In Leviticus 16, the ritual for the Day of Atonement gives us a tangible picture of God’s holiness, justice, and mercy. The high priest could not enter the Most Holy Place until the presence of God over the atonement seat had been shrouded by smoke from burning incense. The priest’s body and garments had to be clean and the animals to be sacrificed unblemished. When the high priest followed the instructions exactly as laid out by God to Moses, Israel would be cleansed from all their sins for another year. In God’s great mercy, he permitted the repeated offering of bulls and goats to atone for the many times every Israelite and the foreigners living among them failed to honor God or his laws. In Hebrews 10, we learn that the annual Day of Atonement foreshadowed Christ’s ultimate sacrifice for sin that would fulfill God’s mission and God’s promise to bless all the families and nations of the earth through Israel.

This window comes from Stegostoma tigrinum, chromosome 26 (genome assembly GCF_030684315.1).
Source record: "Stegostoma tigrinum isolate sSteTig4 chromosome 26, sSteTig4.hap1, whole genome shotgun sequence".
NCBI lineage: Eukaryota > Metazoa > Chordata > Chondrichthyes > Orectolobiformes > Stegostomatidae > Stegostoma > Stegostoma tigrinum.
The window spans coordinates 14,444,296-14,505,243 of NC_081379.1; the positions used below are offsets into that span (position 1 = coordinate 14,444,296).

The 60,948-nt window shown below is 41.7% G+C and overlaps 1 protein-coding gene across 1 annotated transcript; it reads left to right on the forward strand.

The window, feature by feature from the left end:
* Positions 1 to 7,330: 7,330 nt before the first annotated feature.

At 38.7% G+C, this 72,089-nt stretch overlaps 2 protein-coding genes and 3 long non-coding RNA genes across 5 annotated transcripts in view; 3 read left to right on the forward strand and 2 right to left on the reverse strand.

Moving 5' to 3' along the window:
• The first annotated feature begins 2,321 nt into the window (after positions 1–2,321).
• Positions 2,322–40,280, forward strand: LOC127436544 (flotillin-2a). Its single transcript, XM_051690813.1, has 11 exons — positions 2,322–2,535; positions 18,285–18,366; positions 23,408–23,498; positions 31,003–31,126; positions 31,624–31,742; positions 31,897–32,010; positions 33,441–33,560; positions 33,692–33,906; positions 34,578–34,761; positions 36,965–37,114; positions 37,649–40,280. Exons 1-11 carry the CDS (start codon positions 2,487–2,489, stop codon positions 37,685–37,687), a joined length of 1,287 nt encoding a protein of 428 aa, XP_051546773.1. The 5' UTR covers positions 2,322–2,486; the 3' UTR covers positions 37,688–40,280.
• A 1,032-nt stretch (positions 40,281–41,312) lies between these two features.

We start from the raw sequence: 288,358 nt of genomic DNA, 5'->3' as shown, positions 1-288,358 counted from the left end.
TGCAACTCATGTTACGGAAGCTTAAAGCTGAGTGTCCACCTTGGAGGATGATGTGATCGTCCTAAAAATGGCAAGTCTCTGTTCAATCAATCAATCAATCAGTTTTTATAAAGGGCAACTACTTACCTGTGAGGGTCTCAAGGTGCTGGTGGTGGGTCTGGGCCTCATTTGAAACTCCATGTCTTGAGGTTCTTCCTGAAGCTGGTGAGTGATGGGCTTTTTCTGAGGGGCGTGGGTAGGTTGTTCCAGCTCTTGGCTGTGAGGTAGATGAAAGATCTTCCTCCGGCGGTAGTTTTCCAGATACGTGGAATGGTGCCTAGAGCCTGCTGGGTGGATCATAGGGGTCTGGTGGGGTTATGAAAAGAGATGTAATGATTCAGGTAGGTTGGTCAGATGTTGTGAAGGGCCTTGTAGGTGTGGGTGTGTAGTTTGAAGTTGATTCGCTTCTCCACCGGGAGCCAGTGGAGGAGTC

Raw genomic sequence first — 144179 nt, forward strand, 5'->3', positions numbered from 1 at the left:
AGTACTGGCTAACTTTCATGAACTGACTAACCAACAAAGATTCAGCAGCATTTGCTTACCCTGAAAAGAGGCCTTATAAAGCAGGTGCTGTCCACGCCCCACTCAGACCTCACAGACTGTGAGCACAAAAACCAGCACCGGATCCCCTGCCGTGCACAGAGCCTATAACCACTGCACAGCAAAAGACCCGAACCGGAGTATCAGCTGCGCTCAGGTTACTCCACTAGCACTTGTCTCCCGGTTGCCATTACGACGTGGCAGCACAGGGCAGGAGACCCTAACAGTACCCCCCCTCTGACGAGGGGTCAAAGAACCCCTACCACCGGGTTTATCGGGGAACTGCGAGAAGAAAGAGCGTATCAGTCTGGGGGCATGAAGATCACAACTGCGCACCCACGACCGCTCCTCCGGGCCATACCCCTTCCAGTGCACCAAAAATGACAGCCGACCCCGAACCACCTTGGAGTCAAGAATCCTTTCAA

Our culture honors diverse paths to spiritual fulfillment and discourages identification of sin. If I am honest, I allow these values to infect my own thoughts and feelings – questioning whether God’s judgment is too rigid and His way too narrow. Then I remember three things. First, Christ summed up all the commandments as loving God and loving our neighbor. As our creator and redeemer, God cannot abide any behavior which harms or diminishes the dignity of anyone he created. Second, when I really think about the harm we inflict on one another as individuals and communities, I would not be able to believe in the goodness of God if I thought He was turning a blind eye toward sin. Third, His forgiveness is available to everyone, at immeasurable cost, in the sacrifice of Christ.
The writer of Hebrews brings me back to the importance of the Day of Atonement for my own life and witness: “Therefore, brothers, since we have confidence to enter the Most Holy Place by the blood of Jesus, by a new and living way opened for us through the curtain, that is, His body, and since we have a great priest over the house of God, let us draw near to God with a sincere heart in full assurance of faith… Let us hold unswervingly to the hope we profess, for He who promised is faithful. And let us consider how we may spur one another on toward love and good deeds.” (Hebrews 10:19-24)